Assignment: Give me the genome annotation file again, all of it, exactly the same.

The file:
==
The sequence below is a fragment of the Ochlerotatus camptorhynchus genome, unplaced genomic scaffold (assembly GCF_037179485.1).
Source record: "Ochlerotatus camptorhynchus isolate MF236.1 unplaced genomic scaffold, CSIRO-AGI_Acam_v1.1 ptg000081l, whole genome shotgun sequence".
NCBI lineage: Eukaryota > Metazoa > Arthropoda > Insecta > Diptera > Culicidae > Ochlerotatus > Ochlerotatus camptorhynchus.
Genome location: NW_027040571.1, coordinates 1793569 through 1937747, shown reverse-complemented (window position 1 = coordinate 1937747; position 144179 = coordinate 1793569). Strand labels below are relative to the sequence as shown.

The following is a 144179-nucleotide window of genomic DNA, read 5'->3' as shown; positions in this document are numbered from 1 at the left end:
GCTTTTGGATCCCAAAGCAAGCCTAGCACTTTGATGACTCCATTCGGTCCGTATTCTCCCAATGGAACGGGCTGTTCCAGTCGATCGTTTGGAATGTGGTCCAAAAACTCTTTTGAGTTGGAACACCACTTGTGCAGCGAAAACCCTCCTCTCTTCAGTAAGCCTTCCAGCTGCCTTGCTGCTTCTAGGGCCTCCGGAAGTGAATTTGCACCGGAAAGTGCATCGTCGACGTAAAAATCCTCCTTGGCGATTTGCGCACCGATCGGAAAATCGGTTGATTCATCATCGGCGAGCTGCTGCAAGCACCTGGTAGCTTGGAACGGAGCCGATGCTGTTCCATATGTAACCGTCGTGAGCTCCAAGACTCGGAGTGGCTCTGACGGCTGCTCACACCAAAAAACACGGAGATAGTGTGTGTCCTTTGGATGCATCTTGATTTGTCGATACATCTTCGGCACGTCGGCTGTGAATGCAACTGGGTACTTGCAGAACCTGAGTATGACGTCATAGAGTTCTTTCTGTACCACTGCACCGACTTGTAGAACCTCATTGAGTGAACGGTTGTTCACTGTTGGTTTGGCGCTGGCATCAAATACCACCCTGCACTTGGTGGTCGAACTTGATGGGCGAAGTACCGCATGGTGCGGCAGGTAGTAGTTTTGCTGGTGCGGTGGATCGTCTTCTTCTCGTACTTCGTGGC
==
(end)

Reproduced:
The sequence below is a fragment of the Ochlerotatus camptorhynchus genome, unplaced genomic scaffold (assembly GCF_037179485.1).
Source record: "Ochlerotatus camptorhynchus isolate MF236.1 unplaced genomic scaffold, CSIRO-AGI_Acam_v1.1 ptg000081l, whole genome shotgun sequence".
NCBI lineage: Eukaryota > Metazoa > Arthropoda > Insecta > Diptera > Culicidae > Ochlerotatus > Ochlerotatus camptorhynchus.
Genome location: NW_027040571.1, coordinates 1793569 through 1937747, shown reverse-complemented (window position 1 = coordinate 1937747; position 144179 = coordinate 1793569). Strand labels below are relative to the sequence as shown.

The following is a 144179-nucleotide window of genomic DNA, read 5'->3' as shown; positions in this document are numbered from 1 at the left end:
GCTTTTGGATCCCAAAGCAAGCCTAGCACTTTGATGACTCCATTCGGTCCGTATTCTCCCAATGGAACGGGCTGTTCCAGTCGATCGTTTGGAATGTGGTCCAAAAACTCTTTTGAGTTGGAACACCACTTGTGCAGCGAAAACCCTCCTCTCTTCAGTAAGCCTTCCAGCTGCCTTGCTGCTTCTAGGGCCTCCGGAAGTGAATTTGCACCGGAAAGTGCATCGTCGACGTAAAAATCCTCCTTGGCGATTTGCGCACCGATCGGAAAATCGGTTGATTCATCATCGGCGAGCTGCTGCAAGCACCTGGTAGCTTGGAACGGAGCCGATGCTGTTCCATATGTAACCGTCGTGAGCTCCAAGACTCGGAGTGGCTCTGACGGCTGCTCACACCAAAAAACACGGAGATAGTGTGTGTCCTTTGGATGCATCTTGATTTGTCGATACATCTTCGGCACGTCGGCTGTGAATGCAACTGGGTACTTGCAGAACCTGAGTATGACGTCATAGAGTTCTTTCTGTACCACTGCACCGACTTGTAGAACCTCATTGAGTGAACGGTTGTTCACTGTTGGTTTGGCGCTGGCATCAAATACCACCCTGCACTTGGTGGTCGAACTTGATGGGCGAAGTACCGCATGGTGCGGCAGGTAGTAGTTTTGCTGGTGCGGTGGATCGTCTTCTTCTCGTACTTCGTGGC